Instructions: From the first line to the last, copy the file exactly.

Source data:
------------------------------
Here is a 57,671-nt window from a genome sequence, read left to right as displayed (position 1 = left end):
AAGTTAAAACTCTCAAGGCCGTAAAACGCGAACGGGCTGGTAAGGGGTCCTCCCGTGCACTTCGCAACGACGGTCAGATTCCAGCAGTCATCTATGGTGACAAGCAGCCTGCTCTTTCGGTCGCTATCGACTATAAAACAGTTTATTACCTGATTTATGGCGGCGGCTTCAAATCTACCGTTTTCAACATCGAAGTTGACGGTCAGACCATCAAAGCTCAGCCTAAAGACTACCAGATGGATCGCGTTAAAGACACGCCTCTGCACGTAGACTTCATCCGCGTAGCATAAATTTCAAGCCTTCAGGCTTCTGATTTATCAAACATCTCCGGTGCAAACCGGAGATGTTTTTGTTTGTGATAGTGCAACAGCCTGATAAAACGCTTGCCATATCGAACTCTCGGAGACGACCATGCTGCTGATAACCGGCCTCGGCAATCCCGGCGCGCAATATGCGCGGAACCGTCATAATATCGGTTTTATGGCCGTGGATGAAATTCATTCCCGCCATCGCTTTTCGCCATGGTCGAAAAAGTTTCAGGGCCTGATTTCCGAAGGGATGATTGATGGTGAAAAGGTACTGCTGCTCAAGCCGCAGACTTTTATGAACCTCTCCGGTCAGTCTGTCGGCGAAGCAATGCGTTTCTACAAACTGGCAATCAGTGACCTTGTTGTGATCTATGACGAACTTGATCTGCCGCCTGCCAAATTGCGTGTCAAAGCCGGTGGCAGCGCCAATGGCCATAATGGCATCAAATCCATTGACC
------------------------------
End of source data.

Here is a 57,671-nt window from a genome sequence, read left to right as displayed (position 1 = left end):
AAGTTAAAACTCTCAAGGCCGTAAAACGCGAACGGGCTGGTAAGGGGTCCTCCCGTGCACTTCGCAACGACGGTCAGATTCCAGCAGTCATCTATGGTGACAAGCAGCCTGCTCTTTCGGTCGCTATCGACTATAAAACAGTTTATTACCTGATTTATGGCGGCGGCTTCAAATCTACCGTTTTCAACATCGAAGTTGACGGTCAGACCATCAAAGCTCAGCCTAAAGACTACCAGATGGATCGCGTTAAAGACACGCCTCTGCACGTAGACTTCATCCGCGTAGCATAAATTTCAAGCCTTCAGGCTTCTGATTTATCAAACATCTCCGGTGCAAACCGGAGATGTTTTTGTTTGTGATAGTGCAACAGCCTGATAAAACGCTTGCCATATCGAACTCTCGGAGACGACCATGCTGCTGATAACCGGCCTCGGCAATCCCGGCGCGCAATATGCGCGGAACCGTCATAATATCGGTTTTATGGCCGTGGATGAAATTCATTCCCGCCATCGCTTTTCGCCATGGTCGAAAAAGTTTCAGGGCCTGATTTCCGAAGGGATGATTGATGGTGAAAAGGTACTGCTGCTCAAGCCGCAGACTTTTATGAACCTCTCCGGTCAGTCTGTCGGCGAAGCAATGCGTTTCTACAAACTGGCAATCAGTGACCTTGTTGTGATCTATGACGAACTTGATCTGCCGCCTGCCAAATTGCGTGTCAAAGCCGGTGGCAGCGCCAATGGCCATAATGGCATCAAATCCATTGACC